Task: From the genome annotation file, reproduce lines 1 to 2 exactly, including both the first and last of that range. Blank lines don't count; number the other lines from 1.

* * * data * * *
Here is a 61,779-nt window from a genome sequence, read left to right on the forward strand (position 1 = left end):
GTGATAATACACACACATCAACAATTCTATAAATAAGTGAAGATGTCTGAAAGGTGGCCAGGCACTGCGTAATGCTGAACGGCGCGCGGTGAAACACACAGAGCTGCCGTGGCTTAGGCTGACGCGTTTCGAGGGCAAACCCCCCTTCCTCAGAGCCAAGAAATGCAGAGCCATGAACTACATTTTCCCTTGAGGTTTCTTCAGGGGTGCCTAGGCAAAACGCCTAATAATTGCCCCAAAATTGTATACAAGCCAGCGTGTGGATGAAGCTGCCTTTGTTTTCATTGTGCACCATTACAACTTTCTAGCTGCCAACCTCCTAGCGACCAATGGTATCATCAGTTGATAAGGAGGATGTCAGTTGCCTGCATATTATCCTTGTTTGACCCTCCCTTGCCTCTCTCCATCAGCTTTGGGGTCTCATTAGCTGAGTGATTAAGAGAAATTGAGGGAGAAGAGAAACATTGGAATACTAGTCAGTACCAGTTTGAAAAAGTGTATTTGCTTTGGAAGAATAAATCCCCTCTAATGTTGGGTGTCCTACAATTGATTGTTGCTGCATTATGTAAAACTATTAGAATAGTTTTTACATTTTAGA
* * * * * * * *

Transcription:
Here is a 61,779-nt window from a genome sequence, read left to right on the forward strand (position 1 = left end):
GTGATAATACACACACATCAACAATTCTATAAATAAGTGAAGATGTCTGAAAGGTGGCCAGGCACTGCGTAATGCTGAACGGCGCGCGGTGAAACACACAGAGCTGCCGTGGCTTAGGCTGACGCGTTTCGAGGGCAAACCCCCCTTCCTCAGAGCCAAGAAATGCAGAGCCATGAACTACATTTTCCCTTGAGGTTTCTTCAGGGGTGCCTAGGCAAAACGCCTAATAATTGCCCCAAAATTGTATACAAGCCAGCGTGTGGATGAAGCTGCCTTTGTTTTCATTGTGCACCATTACAACTTTCTAGCTGCCAACCTCCTAGCGACCAATGGTATCATCAGTTGATAAGGAGGATGTCAGTTGCCTGCATATTATCCTTGTTTGACCCTCCCTTGCCTCTCTCCATCAGCTTTGGGGTCTCATTAGCTGAGTGATTAAGAGAAATTGAGGGAGAAGAGAAACATTGGAATACTAGTCAGTACCAGTTTGAAAAAGTGTATTTGCTTTGGAAGAATAAATCCCCTCTAATGTTGGGTGTCCTACAATTGATTGTTGCTGCATTATGTAAAACTATTAGAATAGTTTTTACATTTTAGA